The introduction of the GDPR on the 25th May 2018 will have an effect on Australian agencies and organisations, despite it not being an Australian law.Any Australian company that holds the personal data of EU residents, whether they are customers of that company or employees within that company, is impacted by the GDPR.

This includes any Australian businesses:

  • With an office in the EU
  • That track EU individuals on the internet and use data processing to profile individuals to predict their personal preferences and behaviours
  • With customers or users in the EU
  • Who target EU customers
  • With EU employees

The GDPR requires these businesses to document all the data, declare where it is stored and demonstrate a legal basis as to why they require any personal data. The GDPR also requires all these businesses to review how their data is secured and the process that needs to be undertaken, should there ever be a breach.

The fines for non-compliance are not insignificant, either. Fines are not automatic, they are decided on a case-by-case basis using a range of factors to decide which category the non-compliance falls into.

  • Category 1: Fines of €10 million or 2% of global revenue - whichever is highest.
  • Category 2: Fines of €20 million or 4% of global revenue - whichever is highest.

So, what should your organisation be doing to protect data?

  • Be aware of any EU data your organisation holds and know how secure it is.
  • Get familiar with the value of your data and complete risk assessments.
  • Categorise your data from most to least valuable (Corporate IP, Customer IP, Employee IP, Internal only, Public etc).
  • Educate your staff to ensure each person within your organisation is aware they have their own role to play in Cyber Security and Secure Information Management - ensure they have access to policies, processes and tools to safeguard data and reduce risks of breaches.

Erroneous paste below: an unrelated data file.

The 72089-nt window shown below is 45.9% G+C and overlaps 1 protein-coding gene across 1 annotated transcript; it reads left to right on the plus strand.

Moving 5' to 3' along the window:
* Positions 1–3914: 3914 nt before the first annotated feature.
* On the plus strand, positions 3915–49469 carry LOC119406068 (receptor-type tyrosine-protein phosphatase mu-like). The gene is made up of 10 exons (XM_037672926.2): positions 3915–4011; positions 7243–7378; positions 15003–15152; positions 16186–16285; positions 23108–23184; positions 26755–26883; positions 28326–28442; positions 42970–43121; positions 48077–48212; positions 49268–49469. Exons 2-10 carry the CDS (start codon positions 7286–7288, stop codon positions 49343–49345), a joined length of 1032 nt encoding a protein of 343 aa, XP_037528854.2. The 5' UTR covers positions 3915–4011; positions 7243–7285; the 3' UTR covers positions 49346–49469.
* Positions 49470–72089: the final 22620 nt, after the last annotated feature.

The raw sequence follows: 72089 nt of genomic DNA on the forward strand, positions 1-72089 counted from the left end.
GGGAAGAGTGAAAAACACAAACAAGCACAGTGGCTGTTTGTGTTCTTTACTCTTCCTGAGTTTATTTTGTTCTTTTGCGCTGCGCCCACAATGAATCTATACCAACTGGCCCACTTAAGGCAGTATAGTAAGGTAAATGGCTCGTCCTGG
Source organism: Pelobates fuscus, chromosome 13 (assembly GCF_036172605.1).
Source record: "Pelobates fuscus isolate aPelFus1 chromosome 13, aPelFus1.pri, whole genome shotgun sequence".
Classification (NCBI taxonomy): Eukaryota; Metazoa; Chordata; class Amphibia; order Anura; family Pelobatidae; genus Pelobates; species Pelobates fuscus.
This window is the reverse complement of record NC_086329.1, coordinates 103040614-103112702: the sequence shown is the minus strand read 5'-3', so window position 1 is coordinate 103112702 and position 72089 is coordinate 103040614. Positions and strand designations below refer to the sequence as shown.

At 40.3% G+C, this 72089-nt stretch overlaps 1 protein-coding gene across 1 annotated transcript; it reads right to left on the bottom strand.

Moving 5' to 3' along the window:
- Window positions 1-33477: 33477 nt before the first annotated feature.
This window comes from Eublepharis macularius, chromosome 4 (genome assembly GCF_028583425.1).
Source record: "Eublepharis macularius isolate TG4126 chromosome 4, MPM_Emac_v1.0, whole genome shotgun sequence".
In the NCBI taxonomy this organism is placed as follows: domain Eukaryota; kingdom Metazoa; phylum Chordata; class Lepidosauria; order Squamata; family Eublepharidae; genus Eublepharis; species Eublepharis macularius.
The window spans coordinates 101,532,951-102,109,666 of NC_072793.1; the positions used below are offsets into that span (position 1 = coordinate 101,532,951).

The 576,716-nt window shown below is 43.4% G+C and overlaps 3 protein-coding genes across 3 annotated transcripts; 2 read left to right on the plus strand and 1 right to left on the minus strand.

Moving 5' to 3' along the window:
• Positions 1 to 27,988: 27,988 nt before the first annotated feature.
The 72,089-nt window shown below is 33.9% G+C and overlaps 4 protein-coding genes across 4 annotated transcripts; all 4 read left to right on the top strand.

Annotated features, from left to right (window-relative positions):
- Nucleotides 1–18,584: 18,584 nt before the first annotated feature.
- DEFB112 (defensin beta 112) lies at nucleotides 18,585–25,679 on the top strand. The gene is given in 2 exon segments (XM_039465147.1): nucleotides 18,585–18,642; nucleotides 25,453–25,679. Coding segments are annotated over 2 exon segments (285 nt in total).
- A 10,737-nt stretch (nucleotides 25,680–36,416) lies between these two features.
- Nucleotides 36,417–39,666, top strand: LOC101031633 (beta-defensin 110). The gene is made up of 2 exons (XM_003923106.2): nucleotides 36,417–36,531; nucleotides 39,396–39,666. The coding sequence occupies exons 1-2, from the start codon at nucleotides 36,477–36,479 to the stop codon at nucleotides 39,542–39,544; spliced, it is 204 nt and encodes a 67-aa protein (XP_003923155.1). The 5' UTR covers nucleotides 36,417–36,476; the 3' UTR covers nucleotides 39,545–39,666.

• Know your plan for notifying parties in the event of a data breach.

At Berkeley, we develop and deliver secure data protection and privacy solutions to government and commercial organisations to ensure that all organisations are complying with all relevant data and privacy laws. Get in touch with us today to find out how we can provide you with the right data protection solution for you. 

 

 

 

 

 

 

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Berkeley

Written by Berkeley

Founded in the late 1990s, Berkeley serves clients all over the world including Australia, Asia, North America and the Middle East. Berkeley operates three core divisions: Enterprise Application Development (design, development and enhancement of our offerings), Enterprise Security and Systems Support Services (ongoing commitment to client service) and Internet and Cloud Services (making Berkeley applications available using alternative hardware solutions). Berkeley continuously strives to meet the needs of each of its valued clients. Its success has been heavily dependent on repeat/referred service based on its willingness to help information security specialists do their jobs better. Berkeley prides itself on delivering solutions on time, within budget and in accordance with specification.